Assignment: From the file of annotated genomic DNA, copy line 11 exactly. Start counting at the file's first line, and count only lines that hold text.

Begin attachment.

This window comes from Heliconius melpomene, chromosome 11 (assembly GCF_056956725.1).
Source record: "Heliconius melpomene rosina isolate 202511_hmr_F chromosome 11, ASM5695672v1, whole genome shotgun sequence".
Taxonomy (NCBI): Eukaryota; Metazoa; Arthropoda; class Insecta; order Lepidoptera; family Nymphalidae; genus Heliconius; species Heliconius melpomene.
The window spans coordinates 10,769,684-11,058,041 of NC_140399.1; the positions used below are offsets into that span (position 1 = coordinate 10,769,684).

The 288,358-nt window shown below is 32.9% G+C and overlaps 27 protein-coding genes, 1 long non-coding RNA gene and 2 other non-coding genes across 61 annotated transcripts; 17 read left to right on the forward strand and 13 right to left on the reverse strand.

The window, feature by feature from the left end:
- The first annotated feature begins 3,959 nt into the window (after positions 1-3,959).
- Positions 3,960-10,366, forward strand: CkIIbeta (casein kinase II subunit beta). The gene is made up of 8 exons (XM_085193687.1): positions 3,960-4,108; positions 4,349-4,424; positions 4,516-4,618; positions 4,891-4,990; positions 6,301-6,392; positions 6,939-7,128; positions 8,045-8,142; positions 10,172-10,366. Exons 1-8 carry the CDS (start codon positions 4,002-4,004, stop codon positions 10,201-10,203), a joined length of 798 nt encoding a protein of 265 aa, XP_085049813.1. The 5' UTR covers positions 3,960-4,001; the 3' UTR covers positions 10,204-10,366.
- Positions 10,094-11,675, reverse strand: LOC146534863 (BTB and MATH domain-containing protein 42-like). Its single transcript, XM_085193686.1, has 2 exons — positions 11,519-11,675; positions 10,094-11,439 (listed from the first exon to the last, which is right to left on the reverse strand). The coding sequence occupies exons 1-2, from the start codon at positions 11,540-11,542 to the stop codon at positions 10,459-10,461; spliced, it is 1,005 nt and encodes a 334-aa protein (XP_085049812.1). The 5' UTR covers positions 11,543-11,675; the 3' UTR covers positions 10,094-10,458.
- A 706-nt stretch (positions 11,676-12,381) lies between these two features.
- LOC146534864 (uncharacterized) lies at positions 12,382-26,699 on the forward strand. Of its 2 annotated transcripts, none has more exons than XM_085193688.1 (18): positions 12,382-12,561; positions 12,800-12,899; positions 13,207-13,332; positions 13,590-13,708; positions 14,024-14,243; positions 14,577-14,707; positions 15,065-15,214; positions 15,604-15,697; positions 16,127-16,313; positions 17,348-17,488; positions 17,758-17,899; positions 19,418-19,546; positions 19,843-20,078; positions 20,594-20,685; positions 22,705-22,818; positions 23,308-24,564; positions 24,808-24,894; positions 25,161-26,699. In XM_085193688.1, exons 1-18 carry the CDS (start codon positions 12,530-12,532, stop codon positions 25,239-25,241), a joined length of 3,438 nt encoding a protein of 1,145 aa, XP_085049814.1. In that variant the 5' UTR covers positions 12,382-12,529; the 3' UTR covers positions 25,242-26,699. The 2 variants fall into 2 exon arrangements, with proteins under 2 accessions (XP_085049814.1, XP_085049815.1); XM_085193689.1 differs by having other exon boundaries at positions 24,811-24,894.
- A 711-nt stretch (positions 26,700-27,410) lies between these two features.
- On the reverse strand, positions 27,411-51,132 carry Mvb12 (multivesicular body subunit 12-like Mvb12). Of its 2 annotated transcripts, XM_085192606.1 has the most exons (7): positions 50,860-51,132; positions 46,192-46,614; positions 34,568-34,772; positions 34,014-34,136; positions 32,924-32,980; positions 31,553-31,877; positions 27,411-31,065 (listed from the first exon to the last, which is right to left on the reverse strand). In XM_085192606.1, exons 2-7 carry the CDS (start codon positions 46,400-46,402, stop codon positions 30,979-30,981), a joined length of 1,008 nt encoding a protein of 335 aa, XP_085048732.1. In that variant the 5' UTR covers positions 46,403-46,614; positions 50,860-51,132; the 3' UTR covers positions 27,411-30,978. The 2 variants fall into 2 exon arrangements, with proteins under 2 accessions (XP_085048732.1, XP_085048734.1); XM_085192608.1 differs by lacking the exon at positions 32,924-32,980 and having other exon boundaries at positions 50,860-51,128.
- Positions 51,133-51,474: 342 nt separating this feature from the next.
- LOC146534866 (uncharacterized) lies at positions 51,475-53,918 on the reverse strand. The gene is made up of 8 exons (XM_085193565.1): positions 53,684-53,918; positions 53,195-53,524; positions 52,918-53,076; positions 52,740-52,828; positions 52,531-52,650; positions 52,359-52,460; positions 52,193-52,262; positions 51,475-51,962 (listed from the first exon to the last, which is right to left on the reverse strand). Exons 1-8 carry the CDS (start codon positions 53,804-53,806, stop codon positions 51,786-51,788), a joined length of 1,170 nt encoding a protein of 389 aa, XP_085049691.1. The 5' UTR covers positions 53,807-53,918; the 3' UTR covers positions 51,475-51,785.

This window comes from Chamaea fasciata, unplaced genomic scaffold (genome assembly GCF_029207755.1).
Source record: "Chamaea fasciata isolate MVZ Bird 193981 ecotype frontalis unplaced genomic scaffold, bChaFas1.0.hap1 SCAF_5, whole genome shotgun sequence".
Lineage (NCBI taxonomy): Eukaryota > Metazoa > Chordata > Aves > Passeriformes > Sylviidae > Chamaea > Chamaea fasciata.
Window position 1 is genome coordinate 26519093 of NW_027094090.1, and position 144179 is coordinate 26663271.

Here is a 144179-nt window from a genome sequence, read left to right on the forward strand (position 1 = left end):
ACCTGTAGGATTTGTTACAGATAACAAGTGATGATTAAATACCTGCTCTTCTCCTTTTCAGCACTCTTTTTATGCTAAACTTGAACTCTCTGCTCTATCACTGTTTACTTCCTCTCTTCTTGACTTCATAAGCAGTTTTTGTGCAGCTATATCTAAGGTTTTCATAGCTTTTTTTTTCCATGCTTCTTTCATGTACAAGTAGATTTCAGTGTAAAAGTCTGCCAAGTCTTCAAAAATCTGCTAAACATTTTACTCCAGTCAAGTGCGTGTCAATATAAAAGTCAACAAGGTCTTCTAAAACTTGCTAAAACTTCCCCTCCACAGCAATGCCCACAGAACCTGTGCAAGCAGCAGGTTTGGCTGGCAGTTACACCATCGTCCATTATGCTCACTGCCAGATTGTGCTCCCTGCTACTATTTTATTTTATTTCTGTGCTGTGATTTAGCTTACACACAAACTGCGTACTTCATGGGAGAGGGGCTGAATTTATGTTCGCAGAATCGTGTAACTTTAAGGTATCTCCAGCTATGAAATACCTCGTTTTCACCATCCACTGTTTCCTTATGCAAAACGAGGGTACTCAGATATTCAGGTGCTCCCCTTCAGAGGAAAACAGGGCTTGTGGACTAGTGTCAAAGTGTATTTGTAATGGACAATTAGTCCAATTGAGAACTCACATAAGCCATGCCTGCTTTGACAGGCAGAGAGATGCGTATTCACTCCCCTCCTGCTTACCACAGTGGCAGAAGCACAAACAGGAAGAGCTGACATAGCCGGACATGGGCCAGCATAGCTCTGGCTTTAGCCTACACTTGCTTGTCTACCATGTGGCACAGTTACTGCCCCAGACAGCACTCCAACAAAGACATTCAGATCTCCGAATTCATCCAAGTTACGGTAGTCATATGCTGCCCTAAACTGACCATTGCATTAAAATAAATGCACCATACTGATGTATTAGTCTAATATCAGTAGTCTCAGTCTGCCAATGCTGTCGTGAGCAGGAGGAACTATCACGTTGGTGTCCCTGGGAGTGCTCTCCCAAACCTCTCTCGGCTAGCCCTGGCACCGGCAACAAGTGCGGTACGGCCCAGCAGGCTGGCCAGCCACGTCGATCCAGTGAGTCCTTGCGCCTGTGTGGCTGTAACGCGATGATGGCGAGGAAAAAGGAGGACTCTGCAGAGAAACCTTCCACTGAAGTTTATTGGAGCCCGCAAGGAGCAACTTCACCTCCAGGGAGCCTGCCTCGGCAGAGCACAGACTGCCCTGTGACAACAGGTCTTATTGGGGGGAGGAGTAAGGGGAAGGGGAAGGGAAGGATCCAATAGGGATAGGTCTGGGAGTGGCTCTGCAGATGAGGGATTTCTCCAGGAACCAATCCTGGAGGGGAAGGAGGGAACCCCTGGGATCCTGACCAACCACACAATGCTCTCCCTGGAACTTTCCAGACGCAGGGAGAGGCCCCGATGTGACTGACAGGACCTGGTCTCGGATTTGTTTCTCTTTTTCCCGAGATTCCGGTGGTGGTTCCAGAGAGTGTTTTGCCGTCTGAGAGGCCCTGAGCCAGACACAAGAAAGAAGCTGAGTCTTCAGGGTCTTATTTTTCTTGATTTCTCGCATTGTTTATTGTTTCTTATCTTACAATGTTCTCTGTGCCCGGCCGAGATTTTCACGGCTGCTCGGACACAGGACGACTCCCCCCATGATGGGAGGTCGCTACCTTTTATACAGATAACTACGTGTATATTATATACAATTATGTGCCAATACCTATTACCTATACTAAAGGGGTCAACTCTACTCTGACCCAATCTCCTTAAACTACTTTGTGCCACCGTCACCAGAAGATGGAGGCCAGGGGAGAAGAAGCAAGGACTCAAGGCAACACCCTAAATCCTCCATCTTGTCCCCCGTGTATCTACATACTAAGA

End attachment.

- LOC146534864 (uncharacterized) lies at positions 12,382-26,699 on the forward strand. Of its 2 annotated transcripts, none has more exons than XM_085193688.1 (18): positions 12,382-12,561; positions 12,800-12,899; positions 13,207-13,332; positions 13,590-13,708; positions 14,024-14,243; positions 14,577-14,707; positions 15,065-15,214; positions 15,604-15,697; positions 16,127-16,313; positions 17,348-17,488; positions 17,758-17,899; positions 19,418-19,546; positions 19,843-20,078; positions 20,594-20,685; positions 22,705-22,818; positions 23,308-24,564; positions 24,808-24,894; positions 25,161-26,699. In XM_085193688.1, exons 1-18 carry the CDS (start codon positions 12,530-12,532, stop codon positions 25,239-25,241), a joined length of 3,438 nt encoding a protein of 1,145 aa, XP_085049814.1. In that variant the 5' UTR covers positions 12,382-12,529; the 3' UTR covers positions 25,242-26,699. The 2 variants fall into 2 exon arrangements, with proteins under 2 accessions (XP_085049814.1, XP_085049815.1); XM_085193689.1 differs by having other exon boundaries at positions 24,811-24,894.